(LIVE SCIENCE) – More than 100 giant stone jars, thought to have been used in burial rituals thousands of years ago, have been rediscovered at ancient sites in forests, on hillsides and along mountain ridges in remote central Laos. The carved stone jars are scattered across miles of the rugged, tiger-haunted Xiangkhouang province, about 200 miles (320 kilometers) north of Laos’ capital, Vientiane, in South Asia. They have been dubbed jars of the dead by researchers. Several human burials, thought to be around 2,500 years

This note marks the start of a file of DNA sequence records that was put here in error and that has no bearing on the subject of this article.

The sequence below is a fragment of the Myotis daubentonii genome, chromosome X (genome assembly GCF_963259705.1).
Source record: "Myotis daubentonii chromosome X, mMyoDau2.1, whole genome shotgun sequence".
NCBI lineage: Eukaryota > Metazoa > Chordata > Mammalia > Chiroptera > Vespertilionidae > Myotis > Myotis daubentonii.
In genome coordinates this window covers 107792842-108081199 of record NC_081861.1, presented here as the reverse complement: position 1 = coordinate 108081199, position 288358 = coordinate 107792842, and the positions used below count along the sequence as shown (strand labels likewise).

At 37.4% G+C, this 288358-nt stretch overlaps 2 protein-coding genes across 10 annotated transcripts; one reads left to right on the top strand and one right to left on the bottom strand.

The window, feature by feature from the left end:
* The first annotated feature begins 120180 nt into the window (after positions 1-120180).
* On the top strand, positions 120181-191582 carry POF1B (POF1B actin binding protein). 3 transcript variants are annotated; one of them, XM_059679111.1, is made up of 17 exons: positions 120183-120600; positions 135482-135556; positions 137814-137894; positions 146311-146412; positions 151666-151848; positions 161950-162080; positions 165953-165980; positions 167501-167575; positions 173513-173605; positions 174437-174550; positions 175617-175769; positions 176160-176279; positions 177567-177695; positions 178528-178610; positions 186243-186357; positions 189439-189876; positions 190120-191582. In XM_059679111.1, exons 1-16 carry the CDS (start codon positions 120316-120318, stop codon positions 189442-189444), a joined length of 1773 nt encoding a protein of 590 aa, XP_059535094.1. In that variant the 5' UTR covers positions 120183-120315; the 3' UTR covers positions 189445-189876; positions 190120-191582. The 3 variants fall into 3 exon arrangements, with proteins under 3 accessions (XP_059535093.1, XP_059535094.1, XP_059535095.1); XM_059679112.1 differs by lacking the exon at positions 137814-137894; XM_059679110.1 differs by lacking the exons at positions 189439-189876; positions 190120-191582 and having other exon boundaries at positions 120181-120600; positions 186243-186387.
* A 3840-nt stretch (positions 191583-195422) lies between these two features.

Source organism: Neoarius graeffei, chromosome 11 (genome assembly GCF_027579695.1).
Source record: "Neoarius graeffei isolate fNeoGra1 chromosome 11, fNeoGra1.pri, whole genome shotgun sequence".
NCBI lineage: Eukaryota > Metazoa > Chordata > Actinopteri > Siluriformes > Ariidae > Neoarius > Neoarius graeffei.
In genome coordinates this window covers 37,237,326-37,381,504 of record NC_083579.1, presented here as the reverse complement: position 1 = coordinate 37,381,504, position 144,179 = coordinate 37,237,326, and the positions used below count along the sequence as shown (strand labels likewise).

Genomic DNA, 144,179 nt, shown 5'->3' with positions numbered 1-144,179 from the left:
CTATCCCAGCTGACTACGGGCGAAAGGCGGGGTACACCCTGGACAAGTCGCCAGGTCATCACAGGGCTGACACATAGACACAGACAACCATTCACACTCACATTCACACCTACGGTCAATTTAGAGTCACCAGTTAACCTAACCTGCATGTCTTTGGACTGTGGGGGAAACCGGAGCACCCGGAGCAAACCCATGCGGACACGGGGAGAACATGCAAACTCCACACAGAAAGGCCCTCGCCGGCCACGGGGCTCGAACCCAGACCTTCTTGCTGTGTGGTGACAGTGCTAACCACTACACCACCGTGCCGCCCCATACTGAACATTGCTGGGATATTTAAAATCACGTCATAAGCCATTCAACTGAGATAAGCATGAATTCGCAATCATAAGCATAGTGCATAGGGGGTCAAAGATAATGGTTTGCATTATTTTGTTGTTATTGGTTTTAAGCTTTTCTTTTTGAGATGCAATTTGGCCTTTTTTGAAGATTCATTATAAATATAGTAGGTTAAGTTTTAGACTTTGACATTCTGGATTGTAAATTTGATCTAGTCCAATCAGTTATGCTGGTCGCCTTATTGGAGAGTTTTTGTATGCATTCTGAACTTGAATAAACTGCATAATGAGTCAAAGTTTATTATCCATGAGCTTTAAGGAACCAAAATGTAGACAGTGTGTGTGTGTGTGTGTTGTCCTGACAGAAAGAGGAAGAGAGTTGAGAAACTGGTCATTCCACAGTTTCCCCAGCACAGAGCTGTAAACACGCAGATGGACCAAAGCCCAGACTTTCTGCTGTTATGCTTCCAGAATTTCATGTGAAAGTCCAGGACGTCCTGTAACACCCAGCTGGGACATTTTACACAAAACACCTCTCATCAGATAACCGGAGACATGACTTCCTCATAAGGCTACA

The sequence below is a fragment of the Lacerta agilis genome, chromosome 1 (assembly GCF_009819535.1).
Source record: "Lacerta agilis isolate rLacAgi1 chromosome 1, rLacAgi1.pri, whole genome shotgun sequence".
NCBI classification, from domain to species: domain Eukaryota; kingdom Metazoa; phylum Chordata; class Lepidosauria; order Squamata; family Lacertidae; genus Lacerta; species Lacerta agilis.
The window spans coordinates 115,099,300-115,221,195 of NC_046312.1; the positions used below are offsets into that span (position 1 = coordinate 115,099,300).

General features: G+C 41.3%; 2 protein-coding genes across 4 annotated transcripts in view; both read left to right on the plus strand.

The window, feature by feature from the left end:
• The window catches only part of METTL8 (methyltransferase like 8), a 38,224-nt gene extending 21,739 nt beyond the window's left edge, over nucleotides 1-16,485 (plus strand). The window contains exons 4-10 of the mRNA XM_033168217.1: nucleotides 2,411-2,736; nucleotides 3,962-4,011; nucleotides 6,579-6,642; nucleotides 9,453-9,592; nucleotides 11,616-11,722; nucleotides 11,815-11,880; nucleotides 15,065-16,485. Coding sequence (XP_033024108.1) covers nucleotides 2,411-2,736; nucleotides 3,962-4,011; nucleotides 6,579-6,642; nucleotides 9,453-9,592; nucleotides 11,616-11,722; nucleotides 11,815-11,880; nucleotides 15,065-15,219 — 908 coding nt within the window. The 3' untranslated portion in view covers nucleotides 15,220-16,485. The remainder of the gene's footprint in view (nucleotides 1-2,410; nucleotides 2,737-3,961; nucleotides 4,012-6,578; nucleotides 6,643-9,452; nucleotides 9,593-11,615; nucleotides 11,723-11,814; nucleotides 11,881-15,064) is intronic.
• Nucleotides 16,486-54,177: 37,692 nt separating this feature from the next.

old, have been found at some of these sites in Laos, but nothing is known about the people who originally made the jars. An expedition of archaeologists from Laos and Australia visited the Xiangkhouang region in February and March this year to document known jar sites and to search for new jars-of-the-dead sites and stone quarries. The new finds show that the mysterious culture that made the stone jars was geographically more widespread than previously thought, said Louise Shewan, an archaeologist at Monash University in Melbourne, Australia, and one of the expedition leaders. FULL REPORT

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